A medical error may be defined as a preventable adverse effect of care, whether or not it is evident or harmful to the patient. This might include an inaccurate or incomplete diagnosis, or treatment of a disease, injury, syndrome, behavior, infection, or other ailments. Medical errors are associated with inexperienced physicians and nurses. New procedures, extremes of age, complex care and urgent care, the vast majority of medical errors result from faulty systems and poorly designed processes versus poor practices or incompetent practitioners. No responsible healthcare professional will argue with the need for strategies to reduce medical errors and provide assurances for patient safety.
Truth Telling/ Justice and Fairness
Clearly, human relationships depend on the communication of information. Without an honest sharing of information, there can be no trust. Unfortunately, not telling the entire truth in a situation usually means additional shading of the truth or outright lying when questions arise.
In the assessment of Elizabeth Kubler-Ross, “the important question is not should I tell the truth, but how I should tell the truth, or how should I share information, important or not, with those who are asking me questions or who need to know what the truth is.”
Patient’s Right to Know
Patients and their families have a right to know about the medical error incident during the course of their treatment and how it may potentially affect them. A patient’s bill of rights as published by the American Hospital Association states: open and honest communication, respect for personal and professional values, and sensitivity to differences are integral to optimal patient care.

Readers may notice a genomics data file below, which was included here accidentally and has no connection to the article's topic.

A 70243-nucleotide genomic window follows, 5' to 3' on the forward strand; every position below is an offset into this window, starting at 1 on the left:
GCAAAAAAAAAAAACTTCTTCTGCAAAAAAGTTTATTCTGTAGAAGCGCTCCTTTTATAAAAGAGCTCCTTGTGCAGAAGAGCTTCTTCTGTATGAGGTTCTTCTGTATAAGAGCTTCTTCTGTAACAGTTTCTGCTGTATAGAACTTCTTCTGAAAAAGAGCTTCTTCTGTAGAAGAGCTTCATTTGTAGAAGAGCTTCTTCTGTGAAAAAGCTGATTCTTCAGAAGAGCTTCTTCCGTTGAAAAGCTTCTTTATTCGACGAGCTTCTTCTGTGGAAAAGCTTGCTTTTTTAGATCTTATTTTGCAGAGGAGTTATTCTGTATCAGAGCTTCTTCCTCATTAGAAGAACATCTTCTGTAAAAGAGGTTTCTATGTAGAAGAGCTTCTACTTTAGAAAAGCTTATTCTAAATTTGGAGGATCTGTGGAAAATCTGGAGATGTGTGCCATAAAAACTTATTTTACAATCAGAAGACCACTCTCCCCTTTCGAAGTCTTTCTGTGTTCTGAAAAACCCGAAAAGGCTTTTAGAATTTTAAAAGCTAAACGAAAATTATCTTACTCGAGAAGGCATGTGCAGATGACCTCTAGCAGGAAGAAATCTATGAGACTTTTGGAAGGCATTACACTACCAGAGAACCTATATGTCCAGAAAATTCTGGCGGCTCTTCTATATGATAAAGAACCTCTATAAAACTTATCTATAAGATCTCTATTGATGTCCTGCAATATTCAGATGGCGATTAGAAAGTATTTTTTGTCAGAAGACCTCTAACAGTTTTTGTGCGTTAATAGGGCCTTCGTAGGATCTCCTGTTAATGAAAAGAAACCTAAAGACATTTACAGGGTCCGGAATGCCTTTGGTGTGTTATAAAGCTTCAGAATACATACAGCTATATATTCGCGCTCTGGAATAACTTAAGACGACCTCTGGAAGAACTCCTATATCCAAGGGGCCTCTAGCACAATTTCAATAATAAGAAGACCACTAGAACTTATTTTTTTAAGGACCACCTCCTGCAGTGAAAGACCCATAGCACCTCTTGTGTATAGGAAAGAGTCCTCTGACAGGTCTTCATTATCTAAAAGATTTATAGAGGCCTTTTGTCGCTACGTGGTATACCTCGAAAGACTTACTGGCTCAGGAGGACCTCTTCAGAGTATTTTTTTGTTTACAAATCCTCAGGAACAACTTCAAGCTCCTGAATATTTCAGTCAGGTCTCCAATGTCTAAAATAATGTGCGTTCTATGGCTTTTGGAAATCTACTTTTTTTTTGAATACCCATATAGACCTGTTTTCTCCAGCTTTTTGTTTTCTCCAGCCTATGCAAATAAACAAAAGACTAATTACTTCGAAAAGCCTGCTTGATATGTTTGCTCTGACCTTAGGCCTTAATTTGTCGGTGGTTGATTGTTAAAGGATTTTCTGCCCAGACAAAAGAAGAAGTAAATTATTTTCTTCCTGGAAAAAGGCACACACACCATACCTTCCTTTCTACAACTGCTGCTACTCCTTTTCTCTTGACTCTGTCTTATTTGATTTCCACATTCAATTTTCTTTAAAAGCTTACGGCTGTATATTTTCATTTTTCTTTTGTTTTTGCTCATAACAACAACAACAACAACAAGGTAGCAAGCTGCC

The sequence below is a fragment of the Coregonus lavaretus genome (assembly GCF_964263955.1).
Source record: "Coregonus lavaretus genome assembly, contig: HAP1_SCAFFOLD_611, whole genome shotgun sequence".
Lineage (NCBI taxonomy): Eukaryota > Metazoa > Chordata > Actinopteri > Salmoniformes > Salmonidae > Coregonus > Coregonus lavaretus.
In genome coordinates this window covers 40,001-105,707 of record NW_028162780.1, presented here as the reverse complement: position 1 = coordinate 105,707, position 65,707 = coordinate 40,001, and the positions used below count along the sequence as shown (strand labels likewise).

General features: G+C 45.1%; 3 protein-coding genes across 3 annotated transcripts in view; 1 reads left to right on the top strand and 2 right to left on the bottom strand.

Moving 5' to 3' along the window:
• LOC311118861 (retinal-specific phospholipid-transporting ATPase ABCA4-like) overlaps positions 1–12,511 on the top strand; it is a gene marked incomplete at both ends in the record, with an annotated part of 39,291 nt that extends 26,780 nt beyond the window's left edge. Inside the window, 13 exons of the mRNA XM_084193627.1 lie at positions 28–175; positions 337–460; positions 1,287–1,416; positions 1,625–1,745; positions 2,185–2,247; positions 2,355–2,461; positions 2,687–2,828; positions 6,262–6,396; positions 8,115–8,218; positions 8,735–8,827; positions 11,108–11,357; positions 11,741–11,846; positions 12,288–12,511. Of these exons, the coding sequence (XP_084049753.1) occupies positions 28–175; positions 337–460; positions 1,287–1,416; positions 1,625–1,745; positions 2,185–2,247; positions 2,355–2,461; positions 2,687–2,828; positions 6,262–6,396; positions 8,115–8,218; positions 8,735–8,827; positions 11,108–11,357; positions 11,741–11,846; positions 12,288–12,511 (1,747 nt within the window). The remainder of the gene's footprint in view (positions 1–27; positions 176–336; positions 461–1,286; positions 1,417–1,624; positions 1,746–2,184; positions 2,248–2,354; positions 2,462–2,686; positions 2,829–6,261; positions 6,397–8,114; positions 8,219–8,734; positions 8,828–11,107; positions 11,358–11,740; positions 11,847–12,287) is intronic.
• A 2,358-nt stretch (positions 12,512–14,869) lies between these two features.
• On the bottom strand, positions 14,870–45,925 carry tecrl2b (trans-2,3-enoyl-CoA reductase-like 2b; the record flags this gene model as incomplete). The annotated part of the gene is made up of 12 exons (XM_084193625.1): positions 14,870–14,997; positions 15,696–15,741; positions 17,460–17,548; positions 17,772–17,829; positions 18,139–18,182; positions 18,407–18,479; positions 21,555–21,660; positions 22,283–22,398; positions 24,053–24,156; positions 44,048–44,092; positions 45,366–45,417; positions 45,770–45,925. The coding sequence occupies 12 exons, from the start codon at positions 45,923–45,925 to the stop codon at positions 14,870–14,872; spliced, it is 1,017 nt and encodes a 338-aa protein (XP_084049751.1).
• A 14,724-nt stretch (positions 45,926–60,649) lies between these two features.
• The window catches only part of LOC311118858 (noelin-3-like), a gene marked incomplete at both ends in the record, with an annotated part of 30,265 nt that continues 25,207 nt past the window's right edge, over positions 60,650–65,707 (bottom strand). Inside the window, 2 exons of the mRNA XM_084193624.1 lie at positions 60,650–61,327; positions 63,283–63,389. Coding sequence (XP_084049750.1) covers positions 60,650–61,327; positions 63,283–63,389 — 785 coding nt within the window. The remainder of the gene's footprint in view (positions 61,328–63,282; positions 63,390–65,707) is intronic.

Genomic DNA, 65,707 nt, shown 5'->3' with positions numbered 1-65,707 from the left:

Adherence to the Hospital’s Mission Statement, Ethical Standards, and Values Statement
Each physician and the executive must determine if his or her actions are consistent with their respective ethical standards. The American Hospital Association’s Advisory on Ethical Conduct for Healthcare Institutions clearly delineates the ethical responsibilities of the governing board and the CEO lending credence to the argument that ethical matters involving patient-physician relationships are indeed the “business of the hospital.”
Management’s Role and Responsibility
Hospital management must take measures to assist staff in-appropriately coping with medical errors. Also, healthcare executive is mandated to carry out the policies which include ensuring compliance with the ethical standards approved by the board for the practices of the institution. Healthcare executive is charged with the responsibility for ensuring that the institution operates in ways that are consistent with its mission statement and its statement of values. According to Austin Ross in his book, Cornerstones of Leadership for Healthcare
Services Executives says that “ The CEO’s greatest source of support in preserving ethical conduct within the organization is the organizational mission.” Also, according to Bennis and Namus on this point. “The leader is responsible for the set of ethics or norms that govern the behavior of people in the organization.